Fr. James Walsh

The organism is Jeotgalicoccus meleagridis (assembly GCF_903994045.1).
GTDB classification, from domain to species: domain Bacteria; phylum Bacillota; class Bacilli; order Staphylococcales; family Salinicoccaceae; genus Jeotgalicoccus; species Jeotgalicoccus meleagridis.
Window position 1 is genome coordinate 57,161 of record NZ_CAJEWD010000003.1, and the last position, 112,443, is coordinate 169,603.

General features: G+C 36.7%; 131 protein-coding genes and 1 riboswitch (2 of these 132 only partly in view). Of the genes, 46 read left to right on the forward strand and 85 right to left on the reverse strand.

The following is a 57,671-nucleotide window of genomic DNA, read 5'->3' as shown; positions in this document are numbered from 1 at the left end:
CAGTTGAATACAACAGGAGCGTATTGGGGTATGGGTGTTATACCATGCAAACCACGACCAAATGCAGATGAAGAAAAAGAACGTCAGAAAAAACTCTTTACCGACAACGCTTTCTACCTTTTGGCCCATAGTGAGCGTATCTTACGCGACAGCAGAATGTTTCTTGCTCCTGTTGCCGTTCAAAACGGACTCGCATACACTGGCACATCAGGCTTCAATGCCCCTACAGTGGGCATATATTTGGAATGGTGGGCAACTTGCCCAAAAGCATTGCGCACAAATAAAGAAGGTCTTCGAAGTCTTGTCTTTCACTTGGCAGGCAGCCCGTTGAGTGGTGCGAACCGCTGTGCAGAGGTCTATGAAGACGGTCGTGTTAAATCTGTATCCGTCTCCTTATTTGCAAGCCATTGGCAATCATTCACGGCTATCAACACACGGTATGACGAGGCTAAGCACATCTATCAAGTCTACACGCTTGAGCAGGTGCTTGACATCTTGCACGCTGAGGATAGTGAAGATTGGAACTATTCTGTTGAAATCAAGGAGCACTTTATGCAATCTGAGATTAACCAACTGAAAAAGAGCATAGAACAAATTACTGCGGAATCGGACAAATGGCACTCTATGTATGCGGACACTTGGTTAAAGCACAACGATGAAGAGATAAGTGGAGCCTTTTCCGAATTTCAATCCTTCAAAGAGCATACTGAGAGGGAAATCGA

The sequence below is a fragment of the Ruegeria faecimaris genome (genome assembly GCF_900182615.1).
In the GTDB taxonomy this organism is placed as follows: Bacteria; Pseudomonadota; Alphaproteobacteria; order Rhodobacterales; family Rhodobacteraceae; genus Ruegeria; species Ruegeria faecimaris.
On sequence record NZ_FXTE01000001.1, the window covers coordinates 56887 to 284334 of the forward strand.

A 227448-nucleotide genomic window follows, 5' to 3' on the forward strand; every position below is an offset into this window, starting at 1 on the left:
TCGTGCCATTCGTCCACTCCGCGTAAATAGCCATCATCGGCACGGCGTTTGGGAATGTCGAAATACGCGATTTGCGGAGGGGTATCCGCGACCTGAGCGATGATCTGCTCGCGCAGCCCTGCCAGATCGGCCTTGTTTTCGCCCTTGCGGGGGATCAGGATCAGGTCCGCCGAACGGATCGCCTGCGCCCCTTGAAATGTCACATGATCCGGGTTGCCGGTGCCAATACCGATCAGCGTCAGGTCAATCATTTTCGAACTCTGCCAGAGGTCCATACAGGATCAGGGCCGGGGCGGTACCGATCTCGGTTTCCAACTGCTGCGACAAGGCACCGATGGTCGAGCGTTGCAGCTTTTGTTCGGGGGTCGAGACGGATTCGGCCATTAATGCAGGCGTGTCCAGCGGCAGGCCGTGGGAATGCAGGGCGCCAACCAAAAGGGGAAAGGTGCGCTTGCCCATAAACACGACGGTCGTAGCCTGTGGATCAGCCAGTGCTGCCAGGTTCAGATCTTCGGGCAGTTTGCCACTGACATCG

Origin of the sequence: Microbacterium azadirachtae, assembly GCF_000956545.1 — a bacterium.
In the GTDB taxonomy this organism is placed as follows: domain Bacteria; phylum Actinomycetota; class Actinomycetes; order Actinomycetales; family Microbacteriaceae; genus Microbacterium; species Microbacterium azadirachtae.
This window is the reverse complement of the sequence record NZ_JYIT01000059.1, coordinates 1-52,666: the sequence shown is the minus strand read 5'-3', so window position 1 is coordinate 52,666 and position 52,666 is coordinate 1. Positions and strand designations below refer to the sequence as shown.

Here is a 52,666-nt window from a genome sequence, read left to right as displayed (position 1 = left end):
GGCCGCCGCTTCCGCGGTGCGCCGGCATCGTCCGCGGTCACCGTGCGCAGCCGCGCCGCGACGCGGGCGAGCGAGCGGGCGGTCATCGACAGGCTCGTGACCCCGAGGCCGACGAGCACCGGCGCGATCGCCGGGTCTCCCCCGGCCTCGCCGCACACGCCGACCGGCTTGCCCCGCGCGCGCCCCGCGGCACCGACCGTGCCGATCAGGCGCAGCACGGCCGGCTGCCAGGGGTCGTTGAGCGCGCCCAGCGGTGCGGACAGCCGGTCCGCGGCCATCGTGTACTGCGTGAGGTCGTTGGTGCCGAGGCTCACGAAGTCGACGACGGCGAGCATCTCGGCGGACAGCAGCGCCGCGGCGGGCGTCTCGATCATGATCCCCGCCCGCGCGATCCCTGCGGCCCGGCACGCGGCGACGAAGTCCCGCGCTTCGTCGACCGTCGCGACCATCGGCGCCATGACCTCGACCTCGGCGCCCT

The Rev. James Walsh, 81, a Roman Catholic priest who for a half-century served northwest Ohio parishes, died Sunday in Rosary Care Center at the Sisters of St. Francis in Sylvania, where he had been about six weeks.He had heart problems and diabetes, but the cause of death was not known, niece Nancy Chew said. Her mother, Janet Blust, was his twin.He retired July 1, 2004, from his assignment at St. Anthony Church, Milan, where he was pastor since July, 1985.He made it a point to be part of the community, wherever he was. "In his last assignment, he was pretty well known in the area, mixing with the different community churches," his niece said.He was a familiar sight astride his motor scooter, whether zipping around town or visiting a parishioner in the country.He got around pretty well," his niece said. "He liked to be on the move.He was assigned to St. Rose Church in Lima in 1971 and was pastor there until July 1, 1985.A native of St. John parish in Lima, he was returning to the relatives and friends who knew him.That was home," his niece said. She added that his mother, Marie, was still living, and "a lot of people knew [her] and respected her quite a bit.Father Walsh had dual assignments as pastor of St. James in Kansas, Ohio, and St. Mary in Millersville from October, 1968, to October, 1971.He was very cheerful," said Ginny Hull, a longtime member of St. James. "I think everybody liked him very well. He had quite a sense of humor.He was an assistant pastor of St. Patrick of Heatherdowns in Toledo from October, 1967, to October, 1968. For a year before that, he was an instructor at Lima Central Catholic High School and an assistant pastor at St. Charles Church in Lima.Father Walsh was ordained in May, 1954, by Bishop George Rehring and was assigned in June as an assistant pastor at St. Joseph Church, Tiffin, where he served until October, 1966.His love and service to the Lord was important," his niece said. "He also worked very well with people.He came from a large family with a strong religious background, one of eight siblings and one of only two boys. He attended seminary from ninth grade on at Saint Meinrad in Indiana and received a bachelor's degree in 1950. He also attended St. Peter Seminary in London, Ont.His late sister Mary, known in the family as "Sally," became a Franciscan sister, had a master's degree, was a school principal, and, at St. Joseph Church in Maumee, a pastoral assistant. Both he and Sister Adrian, as she was known, shared an expansive view of women's role in the church, their niece said.He was a very smart man, and his vision of the church probably was ahead of himself," his niece said. "He welcomed women in the ministry.He had a series of vans and, when he had a few days off, he traveled to "the Smokies or Florida or Alabama or visited his sisters up in Wisconsin," his niece said. "The man traveled quite extensively to every state in the United States [and] over in Europe.He was a "gentle lion," his niece said - unwavering in some of his views, but "he had a compassion.Children were drawn to the man," his niece said. "I remember as a little girl, we'd see his car turning the corner, and all the neighborhood kids would start running. Of course his Dum Dum suckers had something to do with that.Surviving are his sisters, Rosemary Hinkfuss and Ruth Bruin.The family suggests tributes to the American Heart Association, Hospice of Northwest Ohio, or St. Anthony Church, Milan.Printed in the Toledo Blade, www.toledoblade.com, on 2/11/2009"